HLA Typing pp 135-153 | Cite as

High-Resolution Full-Length HLA Typing Method Using Third Generation (Pac-Bio SMRT) Sequencing Technology

  • Sheetal Ambardar
  • Malali GowdaEmail author
Part of the Methods in Molecular Biology book series (MIMB, volume 1802)


The human HLA genes are among the most polymorphic genes in the human genome. Therefore, it is very difficult to find two unrelated individuals with identical HLA molecules. As a result, HLA Class I and Class II genes are routinely sequenced or serotyped for organ transplantation, autoimmune disease-association studies, drug hypersensitivity research, and other applications. However, these methods were able to give two or four digit data, which was not sufficient enough to understand the completeness of haplotypes of HLA genes. To overcome these limitations, we here described end-to-end workflow for sequencing of HLA class I and class II genes using third generation sequencing, SMRT technology. This method produces fully-phased, unambiguous, allele-level information on the PacBio System.


Single molecule Real time Sequencing HLA typing PacBio High resolution Full length 



We are thankful to Dr. Sudhir Krishna, NCBS for his scientific guidance and funding this research. We thank Dr. Latha Jagannathan and Dr. Nutan Dighe, Bangalore Medical Services Trust, Bangalore for their constant support and providing the samples for research work. We thank Mohammad Zahid from Shiva Scientific/GenDx for providing PacBio HLA primers. Thanks to Dr. Anil Singh and Mr. Mohit from Institute of Himalayan Bioresource Technology, Palampur and also thanks to Paras Yadav, Imperial Life Science (P) LTD., Delhi for their help to access PacBio sequencer. We appreciate Centre for Cellular and Molecular Platforms and Department of Biotechnology, Government of India for their support for this project.


  1. 1.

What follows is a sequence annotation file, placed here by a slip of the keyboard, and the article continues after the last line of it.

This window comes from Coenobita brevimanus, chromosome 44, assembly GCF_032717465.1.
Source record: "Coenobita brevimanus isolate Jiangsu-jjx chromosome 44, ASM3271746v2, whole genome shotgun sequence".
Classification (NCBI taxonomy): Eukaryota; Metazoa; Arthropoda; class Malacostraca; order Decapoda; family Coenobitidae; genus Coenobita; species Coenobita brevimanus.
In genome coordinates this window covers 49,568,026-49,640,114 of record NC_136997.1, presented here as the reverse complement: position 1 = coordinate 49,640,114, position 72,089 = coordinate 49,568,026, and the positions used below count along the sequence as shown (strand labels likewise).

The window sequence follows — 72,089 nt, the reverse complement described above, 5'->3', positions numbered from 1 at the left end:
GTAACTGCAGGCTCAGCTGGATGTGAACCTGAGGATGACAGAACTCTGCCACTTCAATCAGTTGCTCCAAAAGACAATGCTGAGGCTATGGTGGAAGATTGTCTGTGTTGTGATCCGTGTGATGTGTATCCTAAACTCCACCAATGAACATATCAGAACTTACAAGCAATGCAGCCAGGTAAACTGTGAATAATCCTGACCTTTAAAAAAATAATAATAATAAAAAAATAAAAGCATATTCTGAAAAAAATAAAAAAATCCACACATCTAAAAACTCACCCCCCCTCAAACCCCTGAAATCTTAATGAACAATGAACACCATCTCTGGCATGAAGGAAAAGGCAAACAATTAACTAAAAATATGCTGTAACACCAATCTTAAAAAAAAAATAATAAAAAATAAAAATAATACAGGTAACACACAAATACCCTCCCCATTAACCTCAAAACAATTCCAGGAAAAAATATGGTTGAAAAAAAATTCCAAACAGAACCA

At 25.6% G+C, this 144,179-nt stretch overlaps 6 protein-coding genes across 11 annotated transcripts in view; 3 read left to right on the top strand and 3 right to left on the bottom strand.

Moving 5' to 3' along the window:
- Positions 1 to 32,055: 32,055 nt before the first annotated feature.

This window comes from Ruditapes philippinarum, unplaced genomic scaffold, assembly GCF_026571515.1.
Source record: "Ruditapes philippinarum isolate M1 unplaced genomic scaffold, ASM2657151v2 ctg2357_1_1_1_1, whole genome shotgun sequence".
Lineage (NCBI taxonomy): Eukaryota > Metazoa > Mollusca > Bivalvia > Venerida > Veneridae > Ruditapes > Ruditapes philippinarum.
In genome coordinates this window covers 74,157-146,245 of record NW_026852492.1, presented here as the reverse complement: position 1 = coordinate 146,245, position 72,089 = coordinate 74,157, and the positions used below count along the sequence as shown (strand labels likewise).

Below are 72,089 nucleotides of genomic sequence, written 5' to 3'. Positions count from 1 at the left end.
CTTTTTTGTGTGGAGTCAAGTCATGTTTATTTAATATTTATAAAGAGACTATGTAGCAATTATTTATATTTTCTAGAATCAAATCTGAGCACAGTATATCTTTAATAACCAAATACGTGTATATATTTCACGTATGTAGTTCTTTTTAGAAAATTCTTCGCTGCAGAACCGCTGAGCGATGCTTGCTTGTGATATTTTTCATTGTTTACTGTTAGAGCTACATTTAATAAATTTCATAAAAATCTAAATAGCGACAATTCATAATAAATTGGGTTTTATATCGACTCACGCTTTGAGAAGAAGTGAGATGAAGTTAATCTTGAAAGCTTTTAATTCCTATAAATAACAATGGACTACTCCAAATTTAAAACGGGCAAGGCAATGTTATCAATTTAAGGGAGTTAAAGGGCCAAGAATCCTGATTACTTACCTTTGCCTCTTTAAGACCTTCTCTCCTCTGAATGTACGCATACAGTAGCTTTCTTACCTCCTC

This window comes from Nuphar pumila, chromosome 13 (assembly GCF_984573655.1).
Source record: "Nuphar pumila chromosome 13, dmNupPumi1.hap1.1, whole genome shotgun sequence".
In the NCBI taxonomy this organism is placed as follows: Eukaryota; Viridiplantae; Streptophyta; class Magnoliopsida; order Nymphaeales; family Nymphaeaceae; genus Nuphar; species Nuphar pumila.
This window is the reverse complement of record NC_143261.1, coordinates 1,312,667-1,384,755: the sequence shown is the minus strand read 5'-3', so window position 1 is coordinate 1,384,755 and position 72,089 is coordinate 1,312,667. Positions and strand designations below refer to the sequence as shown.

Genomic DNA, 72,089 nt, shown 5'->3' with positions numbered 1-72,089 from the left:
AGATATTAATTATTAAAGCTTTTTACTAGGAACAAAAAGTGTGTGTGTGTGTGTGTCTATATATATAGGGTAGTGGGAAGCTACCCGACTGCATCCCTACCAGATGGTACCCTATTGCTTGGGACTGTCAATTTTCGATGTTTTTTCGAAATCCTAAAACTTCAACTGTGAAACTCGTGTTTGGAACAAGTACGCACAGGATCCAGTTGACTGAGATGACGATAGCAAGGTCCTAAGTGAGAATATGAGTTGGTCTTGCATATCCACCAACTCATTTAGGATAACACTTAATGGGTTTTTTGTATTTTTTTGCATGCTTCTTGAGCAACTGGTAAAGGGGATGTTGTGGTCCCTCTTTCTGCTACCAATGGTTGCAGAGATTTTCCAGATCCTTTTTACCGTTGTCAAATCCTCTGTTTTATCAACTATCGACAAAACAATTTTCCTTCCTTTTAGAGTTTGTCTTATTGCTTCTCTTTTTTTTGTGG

Carrington M, O’Brien SJ (2003) The influence of HLA genotype on AIDS. Annu Rev Med 54:535–551CrossRefPubMedGoogle Scholar
  2. 2.
    Shina T, Hosomichi K, Inoko H, Kulski JK (2009) The HLA genomic loci map: expression, interaction, diversity and disease. J Hum Genet 5:15–39CrossRefGoogle Scholar
  3. 3.
    De Santis D, Dinauer D, Duke J, Erlich HA, Holcomb CL et al (2013) 16th IHIW: review of HLA typing by NGS. Int J Immunogenet 40:72–76CrossRefPubMedPubMedCentralGoogle Scholar
  4. 4.
    Morishima Y, Sasazuki T, Inoko H, Juji T, Akaza T, Yamamoto K et al (2002) Matched unrelated donors. Blood 99:4200–4206CrossRefPubMedGoogle Scholar
  5. 5.
    Horton R, Gibson R, Coggill P, Miretti M, Allcock RJ, Almeida J et al (2008) Variation analysis and gene annotation of eight MHC haplotypes: the MHC Haplotype Project. Immunogenetics 60:1–18CrossRefPubMedPubMedCentralGoogle Scholar
  6. 6.
    Lind C, Ferriola D, Mackiewicz K, Heron S, Rogers M, Slavich L et al (2010) Next-generation sequencing: the solution for high-resolution, unambiguous human leukocyte antigen typing. Hum Immunol 71:1033–1042CrossRefPubMedGoogle Scholar
  7. 7.
    Bentley G, Higuchi R, Hoglund B, Goodridge D, Sayer D, Trachtenberg EA, Erlich HA (2009) High-resolution, high-throughput HLA genotyping by next generation sequencing. Tissue Antigens 74:393–403CrossRefPubMedPubMedCentralGoogle Scholar
  8. 8.
    Enrich RL, Jia X, Anderson S, Banks E, Gao X et al (2011) Next generation sequencing for HLA typing of class I loci. BMC Genomics 12:42CrossRefGoogle Scholar
  9. 9.
    Moonsamy PV, Williams T, Bonella P, Holcomb CL, Höglund BN et al (2013) High throughput HLA genotyping using 454 sequencing and the Fluidigm Access Array™ system for simplified amplicon library preparation. Tissue Antigens 81:141–114CrossRefPubMedGoogle Scholar
  10. 10.
    Gowda M, Ambardar S, Dighe N, Manjunath A, Shankaralingu C, Hallappa P, Harting J, Ranade S, Jagannathan L, Krishna S (2016) Comparative analyses of low, medium and high-resolution HLA typing technologies. J Clin Cell Immunol 7(2).
  11. 11.
    Nelson WC, Pyo CW, Vogan D, Wang R, Pyon YS et al (2015) An integrated genotyping approach for HLA and other complex genetic systems. Hum Immunol 76:928–938CrossRefPubMedGoogle Scholar
  12. 12.
    Mayor NP, Robinson J, McWhinnie AJM, Ranade S, Eng K et al (2015) HLA typing for the next generation. PLoS One 10:e0127153CrossRefPubMedPubMedCentralGoogle Scholar
  13. 13.
    QIAGEN (2016) QIAamp® DNA mini and blood mini handbook (cat. no. 51304). Accessed 10 Dec 2017
  14. 14.
    GenDX (2017) NGSgo-AmpX instruction for use (cat. no. 2341102 & 2341502). Accessed 10 Dec 2017
  15. 15.
    Pacific Bioscience (2016) HLA getting started guide (cat. no. 100-259-100). Accessed 10 Dec 2017Google Scholar
  16. 16.
    Pacific Bioscience (2015) Template preparation and sequencing guide (cat. no. 100-259-100). Accessed 10 Dec 2017Google Scholar

Copyright information

© Springer Science+Business Media, LLC, part of Springer Nature 2018

Authors and Affiliations

  1. 1.Centre for Functional Genomics and BioinformaticsInstitute of TransDisciplinary Health Sciences and TechnologyBangaloreIndia

Personalised recommendations